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The Future

It’s time for a nuclear renaissance

A report from MIT outlines a six-point plan to usher in a new age of nuclear power.
Credit: LuckyStep / Adobe Stock
Key Takeaways
  • The phasing out of fossil fuels is going to take a lot longer than people hope.

  • Decarbonization of the global economy will be impossible without nuclear power.

  • Several strategies should be implemented to increase the safety, decrease the cost, and maximize the benefits of nuclear power.

Nuclear power has finally gotten a seat at COP26, the UN’s Climate Change Conference. Whether this grudging recognition of the importance of nuclear power will actually translate into action is uncertain, but it could be a very positive development. The phasing out of fossil fuels is going to take a lot longer than people hope. (Indeed, India just committed to goals to be met by 2070.) Given the significant advances in nuclear power plant design that have improved efficiency and safety, now is a great time to move forward with a nuclear renaissance — and the first step is to stop shutting down serviceable plants that are currently in operation.

The world’s energy demand is such that solar and wind power cannot satisfy it. A comprehensive analysis conducted at M.I.T. in 2018 concluded that although a number of low- or zero-carbon technologies can be advantageously employed in various combinations, nuclear is virtually essential as a contributing low-carbon technology. Without it, “the cost of achieving deep decarbonization targets increases significantly.” In other words, it would be almost impossible to decarbonize without it.

How can we go about reversing the trend? The analysis provides several recommendations to decrease cost, increase safety, and maximize the benefits of nuclear:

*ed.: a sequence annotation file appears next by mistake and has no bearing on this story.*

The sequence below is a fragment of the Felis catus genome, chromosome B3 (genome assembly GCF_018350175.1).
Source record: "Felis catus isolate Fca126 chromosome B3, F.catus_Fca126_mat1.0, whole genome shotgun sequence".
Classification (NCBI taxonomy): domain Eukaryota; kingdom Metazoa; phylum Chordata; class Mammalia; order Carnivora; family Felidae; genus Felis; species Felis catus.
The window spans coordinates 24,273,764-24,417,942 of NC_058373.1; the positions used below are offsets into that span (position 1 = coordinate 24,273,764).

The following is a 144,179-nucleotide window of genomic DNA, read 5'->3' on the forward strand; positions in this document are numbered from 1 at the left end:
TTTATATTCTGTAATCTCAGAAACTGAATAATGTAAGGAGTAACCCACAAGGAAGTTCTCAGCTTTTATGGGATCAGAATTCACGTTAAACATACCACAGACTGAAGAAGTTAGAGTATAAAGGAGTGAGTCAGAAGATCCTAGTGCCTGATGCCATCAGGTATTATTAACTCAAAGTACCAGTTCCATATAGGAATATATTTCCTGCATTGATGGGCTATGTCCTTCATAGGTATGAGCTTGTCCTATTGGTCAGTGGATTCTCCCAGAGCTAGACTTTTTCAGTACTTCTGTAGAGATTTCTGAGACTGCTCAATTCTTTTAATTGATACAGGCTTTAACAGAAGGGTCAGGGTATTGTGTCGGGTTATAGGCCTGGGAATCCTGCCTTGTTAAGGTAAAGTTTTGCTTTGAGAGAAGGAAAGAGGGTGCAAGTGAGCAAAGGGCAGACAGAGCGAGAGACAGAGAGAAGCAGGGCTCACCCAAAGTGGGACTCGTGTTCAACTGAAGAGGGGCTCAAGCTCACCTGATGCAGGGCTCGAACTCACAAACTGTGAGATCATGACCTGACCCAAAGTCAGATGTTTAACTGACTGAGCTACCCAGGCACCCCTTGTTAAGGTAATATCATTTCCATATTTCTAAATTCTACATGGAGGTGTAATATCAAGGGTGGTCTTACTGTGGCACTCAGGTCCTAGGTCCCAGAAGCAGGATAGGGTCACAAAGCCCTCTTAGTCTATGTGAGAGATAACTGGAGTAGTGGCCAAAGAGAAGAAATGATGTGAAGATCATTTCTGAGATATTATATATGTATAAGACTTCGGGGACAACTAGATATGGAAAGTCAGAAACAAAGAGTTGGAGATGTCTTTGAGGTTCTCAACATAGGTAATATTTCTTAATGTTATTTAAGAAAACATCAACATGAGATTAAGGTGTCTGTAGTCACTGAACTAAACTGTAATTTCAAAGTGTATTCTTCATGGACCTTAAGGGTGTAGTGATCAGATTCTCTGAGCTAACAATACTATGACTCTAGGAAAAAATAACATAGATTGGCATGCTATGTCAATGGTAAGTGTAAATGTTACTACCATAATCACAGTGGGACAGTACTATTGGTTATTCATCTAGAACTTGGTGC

Implement best practices for project and construction management. This should decrease the probability of delays and other problems in getting new nuclear power plants online. The solution entails using proven supply chains and skilled workers and obtaining flexibility from regulators to accommodate changes in design.

Move away from field construction to serial, assembly-line manufacturing of standardized plants. Modular construction in factories should play a major role in the production of new power plants. Just like in automobile manufacturing, the standardization of parts makes the final product safer, cheaper to produce, and easier to fix. New plants can also benefit from several other advances, such as improvements in materials (like concrete and steel) as well as seismic isolation technology.

Build plants with inherent and passive safety features. Power plants should be resilient against human error (which was the cause of the Chernobyl disaster). The best way to do that is to build plants that need little to no external intervention if things go awry. Indeed, it is possible to build plants that do not require emergency cooling and that simply shut off automatically. Additionally, facilities can be constructed with materials that have high heat capacity (which means they can absorb a lot of heat before their temperature increases) and high physical and chemical stability (which means they won’t warp or explode).

Increase the speed and efficiency of licensing reviews. The best way to do this is to implement the assembly-line production of modular nuclear reactors. Once a standardized process is in place, it is far easier to approve.

Treat nuclear and renewable energy equally. Governments should not favor one technology over another in terms of subsidies or regulation. On a level playing field, nuclear can compete just fine with other sources of energy.

Increase government funding for research and development and prototype testing. Everyone benefits from increases in R&D spending. Universities get the money they need to do research, new technologies and innovations are spun out, and both society and the climate benefits.

What are we waiting for? Let’s get started.


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